Phone: (919) 843-7292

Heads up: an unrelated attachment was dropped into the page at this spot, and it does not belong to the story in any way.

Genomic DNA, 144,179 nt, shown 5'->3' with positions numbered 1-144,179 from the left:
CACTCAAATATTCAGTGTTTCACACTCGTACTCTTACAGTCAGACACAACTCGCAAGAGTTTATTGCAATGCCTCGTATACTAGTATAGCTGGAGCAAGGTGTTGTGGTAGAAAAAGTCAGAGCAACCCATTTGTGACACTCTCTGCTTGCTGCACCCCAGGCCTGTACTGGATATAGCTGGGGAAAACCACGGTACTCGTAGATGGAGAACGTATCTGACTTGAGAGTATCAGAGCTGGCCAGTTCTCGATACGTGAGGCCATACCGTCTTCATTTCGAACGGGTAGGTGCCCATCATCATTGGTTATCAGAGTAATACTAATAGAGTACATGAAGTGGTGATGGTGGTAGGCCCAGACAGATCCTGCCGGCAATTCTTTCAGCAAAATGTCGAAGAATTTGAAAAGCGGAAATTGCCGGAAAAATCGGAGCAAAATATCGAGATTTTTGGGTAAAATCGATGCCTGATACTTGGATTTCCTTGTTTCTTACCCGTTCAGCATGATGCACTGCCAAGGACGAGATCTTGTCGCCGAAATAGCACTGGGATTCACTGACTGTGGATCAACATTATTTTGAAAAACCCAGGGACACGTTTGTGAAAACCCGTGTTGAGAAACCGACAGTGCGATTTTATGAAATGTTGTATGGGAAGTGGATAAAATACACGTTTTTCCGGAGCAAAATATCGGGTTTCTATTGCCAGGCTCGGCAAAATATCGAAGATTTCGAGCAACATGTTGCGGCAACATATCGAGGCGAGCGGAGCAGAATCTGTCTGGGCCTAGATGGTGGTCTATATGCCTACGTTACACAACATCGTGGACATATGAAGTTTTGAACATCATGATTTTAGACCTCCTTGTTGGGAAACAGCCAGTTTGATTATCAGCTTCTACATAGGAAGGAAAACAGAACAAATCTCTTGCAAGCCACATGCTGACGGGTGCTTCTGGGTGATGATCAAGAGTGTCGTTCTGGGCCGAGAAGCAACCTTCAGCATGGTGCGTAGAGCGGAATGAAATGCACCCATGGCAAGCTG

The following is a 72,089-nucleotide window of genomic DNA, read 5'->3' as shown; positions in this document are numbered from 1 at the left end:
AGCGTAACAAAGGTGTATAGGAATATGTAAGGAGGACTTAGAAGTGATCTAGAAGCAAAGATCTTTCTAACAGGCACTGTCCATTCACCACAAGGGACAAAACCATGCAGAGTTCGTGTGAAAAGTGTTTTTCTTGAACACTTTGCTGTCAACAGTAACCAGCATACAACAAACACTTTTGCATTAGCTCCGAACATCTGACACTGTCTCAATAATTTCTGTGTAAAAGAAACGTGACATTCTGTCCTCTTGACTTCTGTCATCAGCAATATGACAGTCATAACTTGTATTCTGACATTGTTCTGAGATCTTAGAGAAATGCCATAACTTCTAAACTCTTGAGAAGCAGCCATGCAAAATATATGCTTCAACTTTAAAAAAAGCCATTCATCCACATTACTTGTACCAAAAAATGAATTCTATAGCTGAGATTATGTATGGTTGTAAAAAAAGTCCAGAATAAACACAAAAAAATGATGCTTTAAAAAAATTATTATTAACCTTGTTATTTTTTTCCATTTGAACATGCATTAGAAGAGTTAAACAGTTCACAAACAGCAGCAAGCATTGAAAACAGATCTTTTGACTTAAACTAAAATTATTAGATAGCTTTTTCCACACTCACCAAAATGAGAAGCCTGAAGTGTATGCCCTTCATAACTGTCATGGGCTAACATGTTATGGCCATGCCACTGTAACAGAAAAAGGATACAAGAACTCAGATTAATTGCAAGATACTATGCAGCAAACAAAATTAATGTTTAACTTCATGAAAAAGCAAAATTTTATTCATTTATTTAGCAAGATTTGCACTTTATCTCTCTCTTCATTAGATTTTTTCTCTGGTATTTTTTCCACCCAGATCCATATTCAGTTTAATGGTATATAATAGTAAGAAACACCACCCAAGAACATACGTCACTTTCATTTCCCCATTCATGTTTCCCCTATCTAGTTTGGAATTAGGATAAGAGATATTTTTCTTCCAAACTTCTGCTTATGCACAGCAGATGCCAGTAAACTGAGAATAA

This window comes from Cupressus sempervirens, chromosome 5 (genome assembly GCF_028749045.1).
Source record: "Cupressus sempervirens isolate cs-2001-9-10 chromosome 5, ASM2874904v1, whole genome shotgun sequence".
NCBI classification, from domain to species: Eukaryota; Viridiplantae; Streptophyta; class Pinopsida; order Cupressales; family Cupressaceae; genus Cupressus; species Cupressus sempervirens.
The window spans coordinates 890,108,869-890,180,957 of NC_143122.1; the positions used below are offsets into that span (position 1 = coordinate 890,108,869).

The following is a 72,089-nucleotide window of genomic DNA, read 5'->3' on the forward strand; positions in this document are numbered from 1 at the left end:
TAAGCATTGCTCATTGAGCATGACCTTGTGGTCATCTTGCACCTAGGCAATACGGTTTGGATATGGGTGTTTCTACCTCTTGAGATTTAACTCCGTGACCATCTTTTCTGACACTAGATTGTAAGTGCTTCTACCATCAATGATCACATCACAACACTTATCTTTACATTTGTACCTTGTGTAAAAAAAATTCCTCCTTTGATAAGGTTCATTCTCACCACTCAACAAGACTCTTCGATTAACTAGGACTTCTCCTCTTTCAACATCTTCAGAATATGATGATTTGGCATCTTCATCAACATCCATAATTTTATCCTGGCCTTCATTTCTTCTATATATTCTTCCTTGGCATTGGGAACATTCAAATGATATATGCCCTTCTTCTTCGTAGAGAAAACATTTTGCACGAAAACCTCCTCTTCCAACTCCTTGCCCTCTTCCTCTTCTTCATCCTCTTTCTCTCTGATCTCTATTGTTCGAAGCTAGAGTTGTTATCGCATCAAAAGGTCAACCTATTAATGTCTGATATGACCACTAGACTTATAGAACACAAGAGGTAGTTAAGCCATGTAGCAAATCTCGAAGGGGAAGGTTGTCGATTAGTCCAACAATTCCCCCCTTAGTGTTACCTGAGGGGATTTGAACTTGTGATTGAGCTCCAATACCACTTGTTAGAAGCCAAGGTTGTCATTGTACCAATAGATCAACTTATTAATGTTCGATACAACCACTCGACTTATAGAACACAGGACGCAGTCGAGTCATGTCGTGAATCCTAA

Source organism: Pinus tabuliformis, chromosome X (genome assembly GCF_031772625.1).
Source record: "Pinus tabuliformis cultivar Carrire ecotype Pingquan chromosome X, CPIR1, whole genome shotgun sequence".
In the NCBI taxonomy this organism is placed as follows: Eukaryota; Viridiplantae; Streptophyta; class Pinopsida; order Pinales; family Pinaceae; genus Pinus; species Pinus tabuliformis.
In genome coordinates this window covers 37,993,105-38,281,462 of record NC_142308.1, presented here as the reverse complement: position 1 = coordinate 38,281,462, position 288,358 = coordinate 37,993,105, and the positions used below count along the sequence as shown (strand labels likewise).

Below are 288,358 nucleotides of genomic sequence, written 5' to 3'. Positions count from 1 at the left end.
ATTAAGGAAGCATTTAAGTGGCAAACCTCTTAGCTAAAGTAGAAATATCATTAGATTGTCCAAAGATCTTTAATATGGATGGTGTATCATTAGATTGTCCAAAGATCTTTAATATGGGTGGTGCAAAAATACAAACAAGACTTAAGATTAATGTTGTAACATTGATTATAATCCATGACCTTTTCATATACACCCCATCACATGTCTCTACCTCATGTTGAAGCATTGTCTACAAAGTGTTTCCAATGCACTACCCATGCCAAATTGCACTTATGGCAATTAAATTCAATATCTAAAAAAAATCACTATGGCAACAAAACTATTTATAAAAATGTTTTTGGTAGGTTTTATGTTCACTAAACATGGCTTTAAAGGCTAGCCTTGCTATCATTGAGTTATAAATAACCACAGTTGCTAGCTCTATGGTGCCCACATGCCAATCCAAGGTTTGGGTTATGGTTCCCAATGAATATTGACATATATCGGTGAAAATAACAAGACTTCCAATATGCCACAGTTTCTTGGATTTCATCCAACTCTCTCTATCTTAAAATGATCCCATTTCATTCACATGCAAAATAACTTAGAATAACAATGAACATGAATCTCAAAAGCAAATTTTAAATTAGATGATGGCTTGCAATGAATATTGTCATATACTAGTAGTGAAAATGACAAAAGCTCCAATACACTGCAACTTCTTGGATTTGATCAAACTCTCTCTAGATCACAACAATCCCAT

Dr. Tarantino’s laboratory uses animal models to identify genes that increase risk for psychiatric disorders including anxiety, depression and addiction. The lab employs a variety of forward genetic approaches in the mouse including quantitative trait locus mapping, chemical mutagenesis and genome-wide association studies in inbred mouse strains. They recently completed a genome wide association study in 45 inbred mouse strains and identified multiple loci that were associated with cocaine-induced locomotor activation. In follow-up studies, they plan to confirm loci and study various aspects of initial sensitivity to cocaine by further characterization of strains at the extreme ends of the phenotypic distribution. The lab also works on an ENU-induced mutant, Highper, that has increased sensitivity to both the locomotor and rewarding effects of cocaine as well as a prolonged stress response. The causative mutation in the Highper mouse has been putatively identified and the Tarantino lab is working now to understand its functional significance. The laboratory has also identified a spontaneous mutant that exhibits abnormal vocalization behavior and they are currently using a variety of genetic and genomic approaches to identify the causative mutation. Finally, since environment plays a significant role in the development of psychiatric disease, the Tarantino lab also examines the effects of prenatal environmental exposures that have been associated with increased risk for anxiety and depression.